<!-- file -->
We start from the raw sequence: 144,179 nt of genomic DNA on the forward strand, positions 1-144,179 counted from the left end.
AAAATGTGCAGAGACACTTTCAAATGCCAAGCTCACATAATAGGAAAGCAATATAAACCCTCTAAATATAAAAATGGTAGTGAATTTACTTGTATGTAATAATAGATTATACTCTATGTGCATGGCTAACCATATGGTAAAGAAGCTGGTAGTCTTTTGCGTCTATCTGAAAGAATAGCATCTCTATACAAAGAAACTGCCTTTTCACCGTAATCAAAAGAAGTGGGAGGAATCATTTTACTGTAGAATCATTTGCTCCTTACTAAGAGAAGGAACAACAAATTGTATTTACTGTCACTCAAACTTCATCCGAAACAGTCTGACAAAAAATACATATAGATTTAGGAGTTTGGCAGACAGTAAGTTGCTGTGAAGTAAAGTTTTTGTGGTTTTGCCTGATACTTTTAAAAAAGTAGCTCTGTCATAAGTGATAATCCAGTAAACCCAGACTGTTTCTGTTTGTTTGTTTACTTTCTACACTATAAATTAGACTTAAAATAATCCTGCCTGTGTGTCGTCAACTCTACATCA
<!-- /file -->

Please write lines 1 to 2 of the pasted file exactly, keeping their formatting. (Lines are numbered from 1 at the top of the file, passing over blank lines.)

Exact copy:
We start from the raw sequence: 144,179 nt of genomic DNA on the forward strand, positions 1-144,179 counted from the left end.
AAAATGTGCAGAGACACTTTCAAATGCCAAGCTCACATAATAGGAAAGCAATATAAACCCTCTAAATATAAAAATGGTAGTGAATTTACTTGTATGTAATAATAGATTATACTCTATGTGCATGGCTAACCATATGGTAAAGAAGCTGGTAGTCTTTTGCGTCTATCTGAAAGAATAGCATCTCTATACAAAGAAACTGCCTTTTCACCGTAATCAAAAGAAGTGGGAGGAATCATTTTACTGTAGAATCATTTGCTCCTTACTAAGAGAAGGAACAACAAATTGTATTTACTGTCACTCAAACTTCATCCGAAACAGTCTGACAAAAAATACATATAGATTTAGGAGTTTGGCAGACAGTAAGTTGCTGTGAAGTAAAGTTTTTGTGGTTTTGCCTGATACTTTTAAAAAAGTAGCTCTGTCATAAGTGATAATCCAGTAAACCCAGACTGTTTCTGTTTGTTTGTTTACTTTCTACACTATAAATTAGACTTAAAATAATCCTGCCTGTGTGTCGTCAACTCTACATCA